WSOY (1340 kHz) is a commercial AM radio station broadcasting a news talk format. Licensed to Decatur, Illinois, the station is owned by Neuhoff Corp., through licensee Neuhoff Media Decatur, LLC.[3][4] Neuhoff owns four other local radio stations, WCZQ, WDZ, WDZQ and WSOY-FM. Studios and offices are located on North Water Street and the transmitter is near St. Louis Bridge Road, sharing the same tower as WDZ. WSOY operates at 1,000 watts, day and night.

CityDecatur, Illinois
Broadcast areaMacon County, Illinois
BrandingNews/Talk 1340 WSOY
SloganThe Voice of Decatur
Frequency1340 kHz
Translator(s)103.3 MHz (W277DB)
First air date1925[1]
FormatNews Talk
Power1,000 watts
Facility IDAM: 36945
Callsign meaning"The Soy City" (Decatur's nickname)
Former callsignsWJBL (1925-1939)[2]
Former frequencies1110 kHz (1925-1927)[2]
1410 kHz (1927-1928)[2]
1200 kHz (1928-1939)[2]
1310 kHz (1939-1941)
AffiliationsPremiere Networks
Westwood One Network
Salem Radio Network
OwnerNeuhoff Corp.
(Neuhoff Media Decatur, LLC)
Sister stationsWCZQ, WDZ, WDZQ, WSOY-FM


The call letters "WSOY" refer to Decatur's nickname as "The Soy City," with soybeans a major agricultural crop in the region.[5] The station is one of the oldest in Central Illinois, going on the air in 1925.[1]

The station originally held the call sign WJBL and was owned by the William Gushard Dry Goods Company.[2][5] Its studios and transmitter were in the Gushard Building at 301 N. Water St.[2][6] The station originally operated at 1110 kHz, moving to 1410 kHz in 1927, and 1200 kHz in 1928.[2] While broadcasting at 1200 kHz, the station shared time on the frequency with WJBC.[2] In 1929, Commodore Broadcasting was formed and took ownership of WJBL, and the station's studios were moved to the Hotel Orlando.[6][2] In 1934, the studios returned to the Gushard Building.[6][2]

In 1937, the Herald & Review purchased a minority stake in the station,[5] and on July 27, 1939 they purchased a controlling interest.[6] On November 12, 1939, the station's call sign was changed to WSOY.[2][5] Around the same time its frequency was changed to 1310 kHz, its power was increased from 100 watts to 250 watts, and the station began operating 24 hours a day.[2][5] In 1941 its frequency was changed to 1340 kHz.[2] In 1962, the station's daytime power was increased to 1,000 watts.[2] In 1985, the station's nighttime power was increased to 1,000 watts. In 1986, the station was purchased by Trumper Communications, and in 1988 Pinnacle Broadcasting purchased the station, along with WSOY-FM, for $8,435,000.[7][8]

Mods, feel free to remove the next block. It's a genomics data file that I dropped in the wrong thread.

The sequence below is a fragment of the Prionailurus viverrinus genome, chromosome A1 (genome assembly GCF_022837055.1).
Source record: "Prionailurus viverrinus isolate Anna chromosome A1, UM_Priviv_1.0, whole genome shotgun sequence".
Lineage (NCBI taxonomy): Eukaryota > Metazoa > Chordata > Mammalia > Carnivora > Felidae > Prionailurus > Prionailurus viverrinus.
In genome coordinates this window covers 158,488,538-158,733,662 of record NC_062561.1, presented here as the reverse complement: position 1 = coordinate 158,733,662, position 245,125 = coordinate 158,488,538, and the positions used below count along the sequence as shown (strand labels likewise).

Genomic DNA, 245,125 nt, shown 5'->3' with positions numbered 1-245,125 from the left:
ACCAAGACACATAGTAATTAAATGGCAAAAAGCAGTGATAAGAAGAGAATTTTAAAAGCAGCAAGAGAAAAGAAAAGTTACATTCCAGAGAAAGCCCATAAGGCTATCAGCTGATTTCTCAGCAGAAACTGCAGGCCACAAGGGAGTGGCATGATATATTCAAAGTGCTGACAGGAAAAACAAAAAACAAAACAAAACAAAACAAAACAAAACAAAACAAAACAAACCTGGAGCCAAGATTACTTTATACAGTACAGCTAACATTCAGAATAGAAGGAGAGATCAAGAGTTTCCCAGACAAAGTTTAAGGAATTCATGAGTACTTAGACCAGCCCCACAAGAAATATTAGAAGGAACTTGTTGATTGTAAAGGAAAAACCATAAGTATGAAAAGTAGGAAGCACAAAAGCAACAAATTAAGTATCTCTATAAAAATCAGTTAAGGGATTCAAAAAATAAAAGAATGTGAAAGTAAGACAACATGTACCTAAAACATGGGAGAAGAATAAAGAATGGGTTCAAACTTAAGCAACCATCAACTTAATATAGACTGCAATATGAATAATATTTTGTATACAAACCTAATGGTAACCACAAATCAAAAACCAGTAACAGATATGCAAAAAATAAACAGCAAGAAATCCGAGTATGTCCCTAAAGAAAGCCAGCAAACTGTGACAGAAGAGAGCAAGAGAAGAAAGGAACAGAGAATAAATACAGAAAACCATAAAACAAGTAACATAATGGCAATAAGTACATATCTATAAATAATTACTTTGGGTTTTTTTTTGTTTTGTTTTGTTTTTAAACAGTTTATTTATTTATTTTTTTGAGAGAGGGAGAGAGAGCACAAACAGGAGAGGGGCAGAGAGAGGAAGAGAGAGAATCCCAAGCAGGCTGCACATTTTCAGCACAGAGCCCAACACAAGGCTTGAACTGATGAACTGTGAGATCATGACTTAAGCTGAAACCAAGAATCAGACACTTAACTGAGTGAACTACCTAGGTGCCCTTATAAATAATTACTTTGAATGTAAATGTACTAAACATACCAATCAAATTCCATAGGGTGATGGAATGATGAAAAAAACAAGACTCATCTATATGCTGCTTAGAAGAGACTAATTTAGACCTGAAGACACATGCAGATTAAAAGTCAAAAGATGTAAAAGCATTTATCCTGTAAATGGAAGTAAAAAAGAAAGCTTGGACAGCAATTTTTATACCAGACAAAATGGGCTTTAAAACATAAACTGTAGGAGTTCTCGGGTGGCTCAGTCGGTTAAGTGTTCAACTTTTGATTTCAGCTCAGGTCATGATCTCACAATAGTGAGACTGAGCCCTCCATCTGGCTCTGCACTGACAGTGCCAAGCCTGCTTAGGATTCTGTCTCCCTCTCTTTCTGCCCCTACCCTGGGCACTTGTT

For many years, the station aired an MOR format, with farm and news programming as well.[9][10][11][8] In 1992, the station adopted a news talk format.[12] In 2000, the station was sold to NextMedia Group.[13] The station would later be sold to Archway Broadcasting in 2006, Tom Joyner in 2007, and Neuhoff Communications in 2008.[14] In 2017, WSOY's programming began to be rebroadcast on a translator at 103.3 MHz.[15]


WSOY airs both local programming and nationally syndicated shows. Weekdays begin at 5 a.m. with America in The Morning followed by an agricultural show, R.F.D. Illinois at 5:30. At 6 a.m., it's the long-running wake-up show Byers & Company with host Brian Byers. At 9 a.m., it's Brian Kilmeade, followed at 11 a.m. by Rush Limbaugh. Sean Hannity airs at 2 p.m. Mike Gallagher is broadcast at 6 p.m. followed by Jim Bohannon at 9 p.m. Overnight, WSOY carries Coast to Coast AM with George Noory.[16]


  1. 1972 Broadcasting Yearbook, Broadcasting, 1972. p. B-62. Retrieved July 22, 2018.
  2. History Cards for WSOY, Retrieved July 22, 2018.
  3. WSOY Accessed May 10, 2010
  4. Contact Us WSOY. Accessed May 10, 2010
  5. "100 Reasons: WAND, WSOY precursors were Decatur broadcast pioneers", Herald & Review, October 6, 2017. Retrieved July 22, 2018.
  6. "WSOY Begins Second Half Century on the Air", Decatur Sunday Herald and Review, September 28, 1975.
  7. "WSOY Sold", Herald & Review, September 21, 1988.
  8. The Broadcasting Yearbook 1991, Broadcasting & Cable, 1991. p. B-99. Retrieved July 22, 2018.
  9. Broadcasting Yearbook 1975, Broadcasting, 1975. p. C-56. Retrieved July 22, 2018.
  10. Broadcasting Cablecasting Yearbook 1982, Broadcasting/Cablecasting, 1982. p. C-70. Retrieved July 22, 2018.
  11. Broadcasting Cablecasting Yearbook 1987, Broadcasting/Cablecasting, 1987. p. B-88. Retrieved July 22, 2018.
  12. "Format Changes", The M-Street Journal. Vol. 9, No. 20. May 20, 1992. p. 1. Retrieved July 22, 2018.
  13. "Elsewhere", The M-Street Journal. Vol. 9, No. 20. February 16, 2000. p. 7. Retrieved July 22, 2018.
  14. Cain, Tim. "WSOY group of stations sold again", December 23, 2008.
  15. Huffer, Ryan. "WSOY News/Talk now available on FM", Now Decatur. March 13, 2017. Retrieved July 22, 2018.
  16. WSOY - Programs WSOY. Accessed May 10, 2010

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